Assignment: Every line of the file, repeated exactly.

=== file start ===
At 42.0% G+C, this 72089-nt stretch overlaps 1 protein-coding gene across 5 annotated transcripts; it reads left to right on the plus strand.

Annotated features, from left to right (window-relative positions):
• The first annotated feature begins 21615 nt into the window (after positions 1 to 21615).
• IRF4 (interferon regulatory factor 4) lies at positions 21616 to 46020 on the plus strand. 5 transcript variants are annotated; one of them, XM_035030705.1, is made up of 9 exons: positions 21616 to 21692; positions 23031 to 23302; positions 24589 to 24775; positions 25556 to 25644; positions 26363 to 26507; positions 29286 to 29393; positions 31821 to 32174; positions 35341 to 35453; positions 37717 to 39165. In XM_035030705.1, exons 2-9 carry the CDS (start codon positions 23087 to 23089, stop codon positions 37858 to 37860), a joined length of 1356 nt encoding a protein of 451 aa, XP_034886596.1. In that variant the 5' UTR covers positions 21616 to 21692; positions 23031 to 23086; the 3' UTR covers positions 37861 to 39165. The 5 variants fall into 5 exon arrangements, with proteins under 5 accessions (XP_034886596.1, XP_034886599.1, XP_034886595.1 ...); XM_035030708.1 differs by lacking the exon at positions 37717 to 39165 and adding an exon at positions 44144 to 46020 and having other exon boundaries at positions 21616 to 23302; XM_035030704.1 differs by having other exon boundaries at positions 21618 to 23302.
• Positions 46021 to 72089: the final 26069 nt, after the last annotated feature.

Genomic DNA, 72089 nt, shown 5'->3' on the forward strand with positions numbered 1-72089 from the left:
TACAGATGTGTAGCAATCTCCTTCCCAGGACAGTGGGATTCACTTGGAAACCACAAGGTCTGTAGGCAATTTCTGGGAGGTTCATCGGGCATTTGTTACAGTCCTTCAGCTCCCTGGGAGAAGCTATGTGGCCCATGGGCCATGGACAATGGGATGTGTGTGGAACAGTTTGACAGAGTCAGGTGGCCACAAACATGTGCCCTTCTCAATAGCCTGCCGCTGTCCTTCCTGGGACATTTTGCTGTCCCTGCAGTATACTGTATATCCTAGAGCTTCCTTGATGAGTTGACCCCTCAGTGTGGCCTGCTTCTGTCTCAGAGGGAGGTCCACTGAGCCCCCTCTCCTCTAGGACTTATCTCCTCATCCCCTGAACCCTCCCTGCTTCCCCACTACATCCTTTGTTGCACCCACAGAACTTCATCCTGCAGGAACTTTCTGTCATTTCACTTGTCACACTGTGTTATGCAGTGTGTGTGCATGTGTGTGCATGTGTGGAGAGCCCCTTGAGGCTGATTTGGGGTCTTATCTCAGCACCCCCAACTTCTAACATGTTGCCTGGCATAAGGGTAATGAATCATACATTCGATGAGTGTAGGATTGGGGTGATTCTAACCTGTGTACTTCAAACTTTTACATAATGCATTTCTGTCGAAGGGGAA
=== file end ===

At 42.0% G+C, this 72089-nt stretch overlaps 1 protein-coding gene across 5 annotated transcripts; it reads left to right on the plus strand.

Annotated features, from left to right (window-relative positions):
• The first annotated feature begins 21615 nt into the window (after positions 1 to 21615).
• IRF4 (interferon regulatory factor 4) lies at positions 21616 to 46020 on the plus strand. 5 transcript variants are annotated; one of them, XM_035030705.1, is made up of 9 exons: positions 21616 to 21692; positions 23031 to 23302; positions 24589 to 24775; positions 25556 to 25644; positions 26363 to 26507; positions 29286 to 29393; positions 31821 to 32174; positions 35341 to 35453; positions 37717 to 39165. In XM_035030705.1, exons 2-9 carry the CDS (start codon positions 23087 to 23089, stop codon positions 37858 to 37860), a joined length of 1356 nt encoding a protein of 451 aa, XP_034886596.1. In that variant the 5' UTR covers positions 21616 to 21692; positions 23031 to 23086; the 3' UTR covers positions 37861 to 39165. The 5 variants fall into 5 exon arrangements, with proteins under 5 accessions (XP_034886596.1, XP_034886599.1, XP_034886595.1 ...); XM_035030708.1 differs by lacking the exon at positions 37717 to 39165 and adding an exon at positions 44144 to 46020 and having other exon boundaries at positions 21616 to 23302; XM_035030704.1 differs by having other exon boundaries at positions 21618 to 23302.
• Positions 46021 to 72089: the final 26069 nt, after the last annotated feature.

Genomic DNA, 72089 nt, shown 5'->3' on the forward strand with positions numbered 1-72089 from the left:
TACAGATGTGTAGCAATCTCCTTCCCAGGACAGTGGGATTCACTTGGAAACCACAAGGTCTGTAGGCAATTTCTGGGAGGTTCATCGGGCATTTGTTACAGTCCTTCAGCTCCCTGGGAGAAGCTATGTGGCCCATGGGCCATGGACAATGGGATGTGTGTGGAACAGTTTGACAGAGTCAGGTGGCCACAAACATGTGCCCTTCTCAATAGCCTGCCGCTGTCCTTCCTGGGACATTTTGCTGTCCCTGCAGTATACTGTATATCCTAGAGCTTCCTTGATGAGTTGACCCCTCAGTGTGGCCTGCTTCTGTCTCAGAGGGAGGTCCACTGAGCCCCCTCTCCTCTAGGACTTATCTCCTCATCCCCTGAACCCTCCCTGCTTCCCCACTACATCCTTTGTTGCACCCACAGAACTTCATCCTGCAGGAACTTTCTGTCATTTCACTTGTCACACTGTGTTATGCAGTGTGTGTGCATGTGTGTGCATGTGTGGAGAGCCCCTTGAGGCTGATTTGGGGTCTTATCTCAGCACCCCCAACTTCTAACATGTTGCCTGGCATAAGGGTAATGAATCATACATTCGATGAGTGTAGGATTGGGGTGATTCTAACCTGTGTACTTCAAACTTTTACATAATGCATTTCTGTCGAAGGGGAA